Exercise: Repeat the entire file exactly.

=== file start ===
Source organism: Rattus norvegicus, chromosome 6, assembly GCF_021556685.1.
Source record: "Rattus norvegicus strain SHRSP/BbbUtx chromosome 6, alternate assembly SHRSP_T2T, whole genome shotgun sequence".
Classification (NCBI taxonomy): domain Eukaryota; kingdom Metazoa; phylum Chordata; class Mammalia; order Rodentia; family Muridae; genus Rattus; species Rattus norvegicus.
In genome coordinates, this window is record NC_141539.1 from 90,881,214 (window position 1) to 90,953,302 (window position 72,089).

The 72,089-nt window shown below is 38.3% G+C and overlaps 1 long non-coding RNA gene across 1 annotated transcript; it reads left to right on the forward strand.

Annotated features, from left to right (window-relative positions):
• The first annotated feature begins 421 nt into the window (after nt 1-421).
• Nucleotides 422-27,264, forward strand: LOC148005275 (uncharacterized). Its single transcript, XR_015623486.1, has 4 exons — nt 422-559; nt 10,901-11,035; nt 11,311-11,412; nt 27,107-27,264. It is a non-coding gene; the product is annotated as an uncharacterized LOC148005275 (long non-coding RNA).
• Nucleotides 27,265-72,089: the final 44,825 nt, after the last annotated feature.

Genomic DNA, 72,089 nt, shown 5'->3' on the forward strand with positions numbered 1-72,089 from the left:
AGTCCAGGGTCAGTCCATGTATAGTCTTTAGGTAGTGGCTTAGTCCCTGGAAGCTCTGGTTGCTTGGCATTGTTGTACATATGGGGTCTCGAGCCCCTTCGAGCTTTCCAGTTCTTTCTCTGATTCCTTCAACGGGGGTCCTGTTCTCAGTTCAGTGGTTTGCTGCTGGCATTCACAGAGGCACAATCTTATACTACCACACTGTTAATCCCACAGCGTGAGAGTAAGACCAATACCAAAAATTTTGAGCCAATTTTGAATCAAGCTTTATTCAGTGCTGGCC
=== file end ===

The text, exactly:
Source organism: Rattus norvegicus, chromosome 6, assembly GCF_021556685.1.
Source record: "Rattus norvegicus strain SHRSP/BbbUtx chromosome 6, alternate assembly SHRSP_T2T, whole genome shotgun sequence".
Classification (NCBI taxonomy): domain Eukaryota; kingdom Metazoa; phylum Chordata; class Mammalia; order Rodentia; family Muridae; genus Rattus; species Rattus norvegicus.
In genome coordinates, this window is record NC_141539.1 from 90,881,214 (window position 1) to 90,953,302 (window position 72,089).

The 72,089-nt window shown below is 38.3% G+C and overlaps 1 long non-coding RNA gene across 1 annotated transcript; it reads left to right on the forward strand.

Annotated features, from left to right (window-relative positions):
• The first annotated feature begins 421 nt into the window (after nt 1-421).
• Nucleotides 422-27,264, forward strand: LOC148005275 (uncharacterized). Its single transcript, XR_015623486.1, has 4 exons — nt 422-559; nt 10,901-11,035; nt 11,311-11,412; nt 27,107-27,264. It is a non-coding gene; the product is annotated as an uncharacterized LOC148005275 (long non-coding RNA).
• Nucleotides 27,265-72,089: the final 44,825 nt, after the last annotated feature.

Genomic DNA, 72,089 nt, shown 5'->3' on the forward strand with positions numbered 1-72,089 from the left:
AGTCCAGGGTCAGTCCATGTATAGTCTTTAGGTAGTGGCTTAGTCCCTGGAAGCTCTGGTTGCTTGGCATTGTTGTACATATGGGGTCTCGAGCCCCTTCGAGCTTTCCAGTTCTTTCTCTGATTCCTTCAACGGGGGTCCTGTTCTCAGTTCAGTGGTTTGCTGCTGGCATTCACAGAGGCACAATCTTATACTACCACACTGTTAATCCCACAGCGTGAGAGTAAGACCAATACCAAAAATTTTGAGCCAATTTTGAATCAAGCTTTATTCAGTGCTGGCC